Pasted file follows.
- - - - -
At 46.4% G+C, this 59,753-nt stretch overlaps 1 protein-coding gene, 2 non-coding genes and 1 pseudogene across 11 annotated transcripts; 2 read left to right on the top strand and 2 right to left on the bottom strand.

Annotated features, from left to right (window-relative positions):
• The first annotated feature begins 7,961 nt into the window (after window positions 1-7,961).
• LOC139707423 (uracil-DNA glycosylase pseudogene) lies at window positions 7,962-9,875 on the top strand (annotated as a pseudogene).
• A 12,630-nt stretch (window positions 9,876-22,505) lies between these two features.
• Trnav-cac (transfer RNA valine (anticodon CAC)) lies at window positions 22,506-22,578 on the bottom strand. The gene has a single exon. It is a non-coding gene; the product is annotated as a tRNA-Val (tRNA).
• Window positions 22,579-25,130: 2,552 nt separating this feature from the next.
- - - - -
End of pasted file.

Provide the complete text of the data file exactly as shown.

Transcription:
At 46.4% G+C, this 59,753-nt stretch overlaps 1 protein-coding gene, 2 non-coding genes and 1 pseudogene across 11 annotated transcripts; 2 read left to right on the top strand and 2 right to left on the bottom strand.

Annotated features, from left to right (window-relative positions):
• The first annotated feature begins 7,961 nt into the window (after window positions 1-7,961).
• LOC139707423 (uracil-DNA glycosylase pseudogene) lies at window positions 7,962-9,875 on the top strand (annotated as a pseudogene).
• A 12,630-nt stretch (window positions 9,876-22,505) lies between these two features.
• Trnav-cac (transfer RNA valine (anticodon CAC)) lies at window positions 22,506-22,578 on the bottom strand. The gene has a single exon. It is a non-coding gene; the product is annotated as a tRNA-Val (tRNA).
• Window positions 22,579-25,130: 2,552 nt separating this feature from the next.